How Kate Middleton Told The Kids About Queen Elizabeth's Passing

Kate Middleton reportedly made sure her three kids — Prince George, 8, Princess Charlotte, 7, and 4-year-old Prince Louis — heard from her first that the Queen died.

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LONDON, ENGLAND - JUNE 05: (L-R) Queen Elizabeth II, Prince George of Cambridge, Prince William, Duk...
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Yesterday, September 8th, the Palace confirmed that Queen Elizabeth II had died peacefully at her home in Scotland after concerns over her health grew early Thursday.

As the preparations for the 10-day service get underway and nations worldwide send condolences, the royal family is mourning. And according to a source that spoke to Closer, Kate Middleton wanted to make sure her three kids — Prince George, 8, Princess Charlotte, 7, and 4-year-old Prince Louis — heard from her that their beloved great-grandmother had died.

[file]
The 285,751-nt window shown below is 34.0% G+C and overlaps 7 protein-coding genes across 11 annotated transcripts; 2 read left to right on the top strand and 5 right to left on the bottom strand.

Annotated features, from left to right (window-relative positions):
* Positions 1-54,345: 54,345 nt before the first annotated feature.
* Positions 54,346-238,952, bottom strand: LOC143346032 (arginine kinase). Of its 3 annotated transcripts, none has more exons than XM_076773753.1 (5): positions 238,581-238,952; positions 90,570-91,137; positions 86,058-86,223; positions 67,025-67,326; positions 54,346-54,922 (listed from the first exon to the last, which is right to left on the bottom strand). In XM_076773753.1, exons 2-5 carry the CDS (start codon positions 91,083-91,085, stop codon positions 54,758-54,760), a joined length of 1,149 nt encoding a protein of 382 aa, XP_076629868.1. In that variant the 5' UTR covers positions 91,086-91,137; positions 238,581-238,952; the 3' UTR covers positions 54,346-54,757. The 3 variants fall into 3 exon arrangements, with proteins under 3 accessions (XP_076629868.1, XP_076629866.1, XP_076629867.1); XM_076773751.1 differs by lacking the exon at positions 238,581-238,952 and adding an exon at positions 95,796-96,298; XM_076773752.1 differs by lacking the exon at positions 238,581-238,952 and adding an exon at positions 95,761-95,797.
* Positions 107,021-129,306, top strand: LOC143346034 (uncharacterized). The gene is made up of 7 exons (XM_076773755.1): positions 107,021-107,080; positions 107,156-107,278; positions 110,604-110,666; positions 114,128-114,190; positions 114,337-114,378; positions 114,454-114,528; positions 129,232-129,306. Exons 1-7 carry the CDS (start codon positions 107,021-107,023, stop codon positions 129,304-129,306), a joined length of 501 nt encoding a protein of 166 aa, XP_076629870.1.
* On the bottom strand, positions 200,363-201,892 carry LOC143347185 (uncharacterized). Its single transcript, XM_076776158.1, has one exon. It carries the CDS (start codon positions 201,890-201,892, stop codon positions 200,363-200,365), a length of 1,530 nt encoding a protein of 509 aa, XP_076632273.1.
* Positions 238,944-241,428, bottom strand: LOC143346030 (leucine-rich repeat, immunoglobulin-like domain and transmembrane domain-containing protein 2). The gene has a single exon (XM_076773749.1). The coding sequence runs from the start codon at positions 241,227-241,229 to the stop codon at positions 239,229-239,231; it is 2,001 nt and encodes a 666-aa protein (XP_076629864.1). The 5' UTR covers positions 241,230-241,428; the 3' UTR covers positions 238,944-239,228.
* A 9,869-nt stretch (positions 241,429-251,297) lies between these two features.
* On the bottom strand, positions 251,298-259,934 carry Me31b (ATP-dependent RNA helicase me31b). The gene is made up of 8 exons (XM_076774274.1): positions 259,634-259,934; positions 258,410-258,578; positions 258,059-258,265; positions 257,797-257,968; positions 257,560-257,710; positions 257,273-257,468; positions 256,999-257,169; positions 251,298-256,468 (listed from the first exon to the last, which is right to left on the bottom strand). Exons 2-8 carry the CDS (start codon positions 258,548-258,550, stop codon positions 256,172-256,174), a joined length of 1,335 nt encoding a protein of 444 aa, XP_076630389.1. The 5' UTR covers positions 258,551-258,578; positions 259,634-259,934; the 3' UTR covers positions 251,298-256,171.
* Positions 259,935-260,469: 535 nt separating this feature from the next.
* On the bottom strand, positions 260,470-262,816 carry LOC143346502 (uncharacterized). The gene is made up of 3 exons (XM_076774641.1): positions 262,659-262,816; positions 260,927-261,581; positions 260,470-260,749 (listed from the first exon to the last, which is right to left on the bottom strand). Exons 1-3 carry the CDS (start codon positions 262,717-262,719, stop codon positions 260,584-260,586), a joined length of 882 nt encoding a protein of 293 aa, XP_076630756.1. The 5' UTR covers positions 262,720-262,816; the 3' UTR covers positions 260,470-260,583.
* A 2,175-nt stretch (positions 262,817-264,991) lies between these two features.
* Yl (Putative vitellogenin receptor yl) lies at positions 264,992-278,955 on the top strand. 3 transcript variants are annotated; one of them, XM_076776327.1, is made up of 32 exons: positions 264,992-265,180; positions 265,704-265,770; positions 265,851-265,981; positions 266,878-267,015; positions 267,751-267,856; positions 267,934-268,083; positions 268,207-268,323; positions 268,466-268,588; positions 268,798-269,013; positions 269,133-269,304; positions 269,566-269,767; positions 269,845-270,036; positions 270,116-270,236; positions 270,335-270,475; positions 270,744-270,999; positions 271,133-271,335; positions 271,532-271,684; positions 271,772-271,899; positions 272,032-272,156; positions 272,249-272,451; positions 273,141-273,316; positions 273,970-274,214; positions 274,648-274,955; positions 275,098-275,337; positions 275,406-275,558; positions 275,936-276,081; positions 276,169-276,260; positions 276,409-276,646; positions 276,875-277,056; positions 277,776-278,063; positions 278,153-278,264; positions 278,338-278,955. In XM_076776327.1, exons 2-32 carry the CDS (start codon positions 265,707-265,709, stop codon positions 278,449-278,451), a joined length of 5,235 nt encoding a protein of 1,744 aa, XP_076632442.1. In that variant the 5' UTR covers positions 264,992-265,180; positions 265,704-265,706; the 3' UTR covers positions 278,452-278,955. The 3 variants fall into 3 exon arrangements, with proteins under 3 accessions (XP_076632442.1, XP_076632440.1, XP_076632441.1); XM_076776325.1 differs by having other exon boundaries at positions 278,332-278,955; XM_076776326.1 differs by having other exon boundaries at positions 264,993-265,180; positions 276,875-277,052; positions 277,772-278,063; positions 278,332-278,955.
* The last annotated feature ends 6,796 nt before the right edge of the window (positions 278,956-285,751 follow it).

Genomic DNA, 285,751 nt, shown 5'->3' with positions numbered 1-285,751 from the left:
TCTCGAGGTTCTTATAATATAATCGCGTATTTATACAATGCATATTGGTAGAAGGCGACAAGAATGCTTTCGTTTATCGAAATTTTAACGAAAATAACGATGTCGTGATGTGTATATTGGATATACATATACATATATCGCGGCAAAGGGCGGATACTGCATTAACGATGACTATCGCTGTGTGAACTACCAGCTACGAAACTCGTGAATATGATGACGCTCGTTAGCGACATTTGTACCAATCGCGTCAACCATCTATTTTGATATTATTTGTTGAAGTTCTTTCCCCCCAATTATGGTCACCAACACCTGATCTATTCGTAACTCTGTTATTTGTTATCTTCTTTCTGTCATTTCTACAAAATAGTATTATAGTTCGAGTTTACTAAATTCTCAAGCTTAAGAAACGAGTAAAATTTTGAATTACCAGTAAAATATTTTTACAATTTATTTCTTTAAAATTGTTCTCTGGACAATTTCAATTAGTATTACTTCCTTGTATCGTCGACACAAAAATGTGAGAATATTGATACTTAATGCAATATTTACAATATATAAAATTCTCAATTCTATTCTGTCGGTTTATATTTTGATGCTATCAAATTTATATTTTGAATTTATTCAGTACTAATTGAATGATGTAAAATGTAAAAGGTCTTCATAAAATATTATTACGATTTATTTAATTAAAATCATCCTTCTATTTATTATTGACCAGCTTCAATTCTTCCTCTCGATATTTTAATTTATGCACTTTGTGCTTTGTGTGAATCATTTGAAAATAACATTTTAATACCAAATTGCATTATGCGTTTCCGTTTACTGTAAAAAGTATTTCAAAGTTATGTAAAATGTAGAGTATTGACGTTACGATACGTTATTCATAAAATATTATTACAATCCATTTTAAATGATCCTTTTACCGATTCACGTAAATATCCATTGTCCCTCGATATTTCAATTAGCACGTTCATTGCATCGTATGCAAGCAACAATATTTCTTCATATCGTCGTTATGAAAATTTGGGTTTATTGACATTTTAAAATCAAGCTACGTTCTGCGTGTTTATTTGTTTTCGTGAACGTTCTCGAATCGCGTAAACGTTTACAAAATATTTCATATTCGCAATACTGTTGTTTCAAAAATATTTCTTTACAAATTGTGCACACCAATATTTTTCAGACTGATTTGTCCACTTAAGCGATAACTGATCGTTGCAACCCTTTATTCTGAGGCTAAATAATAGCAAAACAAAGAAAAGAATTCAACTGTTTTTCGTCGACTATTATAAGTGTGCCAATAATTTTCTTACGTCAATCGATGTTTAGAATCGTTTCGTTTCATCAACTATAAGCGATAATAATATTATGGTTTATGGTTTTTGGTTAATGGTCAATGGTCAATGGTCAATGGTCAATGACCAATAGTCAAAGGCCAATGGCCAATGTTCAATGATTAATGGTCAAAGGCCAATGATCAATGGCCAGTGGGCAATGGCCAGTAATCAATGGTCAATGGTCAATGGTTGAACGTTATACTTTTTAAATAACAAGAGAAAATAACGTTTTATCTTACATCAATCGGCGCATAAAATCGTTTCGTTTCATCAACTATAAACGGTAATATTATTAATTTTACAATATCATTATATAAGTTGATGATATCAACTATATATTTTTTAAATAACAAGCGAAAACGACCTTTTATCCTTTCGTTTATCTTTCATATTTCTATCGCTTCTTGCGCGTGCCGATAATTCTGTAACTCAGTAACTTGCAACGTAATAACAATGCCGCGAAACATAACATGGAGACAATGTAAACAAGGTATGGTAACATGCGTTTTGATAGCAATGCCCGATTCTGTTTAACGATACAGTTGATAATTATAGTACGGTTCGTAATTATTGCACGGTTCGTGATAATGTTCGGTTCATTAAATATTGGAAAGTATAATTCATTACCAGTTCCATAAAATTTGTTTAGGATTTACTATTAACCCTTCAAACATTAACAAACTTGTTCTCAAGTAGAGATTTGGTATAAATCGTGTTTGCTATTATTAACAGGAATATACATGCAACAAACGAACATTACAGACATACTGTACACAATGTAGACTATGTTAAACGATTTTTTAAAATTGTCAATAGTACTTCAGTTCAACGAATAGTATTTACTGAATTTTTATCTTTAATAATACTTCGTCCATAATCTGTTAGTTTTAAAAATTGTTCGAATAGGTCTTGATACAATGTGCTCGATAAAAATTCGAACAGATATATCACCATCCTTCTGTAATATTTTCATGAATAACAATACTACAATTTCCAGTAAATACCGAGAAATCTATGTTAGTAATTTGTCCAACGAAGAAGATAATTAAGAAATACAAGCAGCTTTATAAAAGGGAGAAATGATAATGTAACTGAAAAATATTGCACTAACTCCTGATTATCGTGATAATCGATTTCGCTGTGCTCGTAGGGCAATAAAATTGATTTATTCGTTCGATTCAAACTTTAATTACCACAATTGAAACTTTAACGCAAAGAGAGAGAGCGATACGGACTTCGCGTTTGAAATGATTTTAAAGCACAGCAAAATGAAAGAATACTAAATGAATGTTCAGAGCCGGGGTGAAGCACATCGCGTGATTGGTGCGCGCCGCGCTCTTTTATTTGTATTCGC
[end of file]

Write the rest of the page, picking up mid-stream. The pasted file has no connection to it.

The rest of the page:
It was previously reported that while other senior members of the royal family changed plans to head to Balmoral Castle in Aberdeenshire, Scotland, following reports of the Queen's ailing health, Kate stayed behind. Her children were attending their first full day of school, and Kate was available for them.

"Kate didn't travel to Balmoral to be there for the children. She gently told [Prince] George, [Princess] Charlotte, and [Prince] Louis about Elizabeth's passing at Windsor prior to the official announcement," a source told Closer.

Before the world learned of the Queen's death, Kate was photographed leaving her home at Windsor Castle to pick her kids up from school at Lambrook School in Winkfield Row, Berkshire.

"She wanted them to hear about the tragic news directly from her to ease the blow,” the insider continued. “Kate used her words carefully and said that Elizabeth is in heaven with Prince Philip. There were lots of tears and hugs and naturally the children are upset.”

The conversation was likely a difficult one for Kate to have with her kids. Talking to kids about grief and death, however difficult, is important to do and parents need to help their kids process their feelings.

Plus, there would have been additional challenges to ensuring the kids found out before the world did. The fact that Kate could let her kids know directly of the news is an important thing, and a specific challenge that public families have to navigate that might be hard to understand for others.

It's not known right now whether any royal kids will attend any public services planned to honor the Queen.

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